Making Sense: The ‘Puzzling’ Erosion of Unions

Paul Solman answers questions from NewsHour viewers and web users on business and economic news most days on his Making Sen$e page. Here’s Thursday’s query:

Name: Richard R.  Palmer, MD

Question: Thank you for picking up on my nudge about the Triangle Shirtwaist Fire. I would like to get your perspective on the puzzling erosion of the linked union movement and the American middle class. My own view is that the period 1946-1972 was a golden age of balance of capital and labor under the influence of the unions, the Wagner Act, a sympathetic Supreme Court responding to a reliable post-New Deal consensus. It seems to me that there was a golden goose in this balance, and it has puzzled me that on the one hand workers could be weaned away from collective action, and on the other hand business could lose sight of the utility of the Henry Ford principle that having workers with good income made for good markets.  

Why would the trend toward 300 billionaires and 300 million paupers make sense to owners?  Do they — and their Tory agents in Congress and now the Federal judiciary — really figure that if the world-wide income level is leveled to China’s that there will be markets for all those toys?  Is there a theory that clarifies this?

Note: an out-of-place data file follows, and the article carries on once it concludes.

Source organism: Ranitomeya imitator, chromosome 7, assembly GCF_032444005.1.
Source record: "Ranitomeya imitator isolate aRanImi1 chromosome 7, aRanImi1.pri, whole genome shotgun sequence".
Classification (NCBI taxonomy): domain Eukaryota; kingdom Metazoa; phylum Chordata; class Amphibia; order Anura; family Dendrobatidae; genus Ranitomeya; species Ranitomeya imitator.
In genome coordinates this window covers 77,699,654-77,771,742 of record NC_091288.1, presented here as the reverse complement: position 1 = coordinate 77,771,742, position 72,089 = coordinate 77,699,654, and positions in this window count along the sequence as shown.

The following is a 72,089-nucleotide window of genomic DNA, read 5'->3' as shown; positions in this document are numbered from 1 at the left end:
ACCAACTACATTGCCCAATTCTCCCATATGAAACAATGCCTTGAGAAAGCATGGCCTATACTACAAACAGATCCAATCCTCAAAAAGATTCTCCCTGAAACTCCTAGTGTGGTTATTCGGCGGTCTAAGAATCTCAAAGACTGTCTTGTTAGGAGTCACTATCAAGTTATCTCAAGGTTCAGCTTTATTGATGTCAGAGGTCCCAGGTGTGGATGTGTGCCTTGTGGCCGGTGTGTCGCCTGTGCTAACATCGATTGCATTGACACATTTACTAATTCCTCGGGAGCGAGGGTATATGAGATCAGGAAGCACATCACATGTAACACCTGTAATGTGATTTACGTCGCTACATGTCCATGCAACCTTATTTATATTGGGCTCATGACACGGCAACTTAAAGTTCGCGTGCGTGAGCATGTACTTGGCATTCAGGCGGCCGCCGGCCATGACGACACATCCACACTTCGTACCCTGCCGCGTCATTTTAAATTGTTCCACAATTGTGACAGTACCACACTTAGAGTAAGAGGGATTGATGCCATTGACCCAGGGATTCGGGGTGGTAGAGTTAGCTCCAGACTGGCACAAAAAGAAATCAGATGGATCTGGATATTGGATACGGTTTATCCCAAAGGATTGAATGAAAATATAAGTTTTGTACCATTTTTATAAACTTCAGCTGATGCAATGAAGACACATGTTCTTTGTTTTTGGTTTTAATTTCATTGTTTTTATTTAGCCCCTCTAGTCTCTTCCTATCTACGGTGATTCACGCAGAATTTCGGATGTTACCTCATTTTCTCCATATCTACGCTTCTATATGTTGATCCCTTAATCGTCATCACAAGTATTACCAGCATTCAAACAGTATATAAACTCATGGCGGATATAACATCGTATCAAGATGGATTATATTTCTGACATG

Paul Solman: Now let’s not go overboard. America is not a country of “300 million paupers” and isn’t about to become one anytime soon.

That correction disposed of, I too wonder at the time horizon of anti-union businessmen. But remember the fallacy of composition, so common to competition: the interest of any individual player isn’t the same as the interest of the whole. In fact, one of our favorite living economists, Robert H. Frank of Cornell, is about to publish in October a book that explores this very theme in depth: The Darwin Economy: Liberty, Competition, and the Common Good. Or there’s Jared Diamond’s account of Easter Island and its ecological demise 

Two final points: from the perspective of an owner or manager, unions can be a huge pain in the neck. And it’s not as if their record is entirely unblemished, either.

Photo: Rally in support of Wisconsin public unions at the state capital in February, 2011. By flickr user Dimmerswitch.

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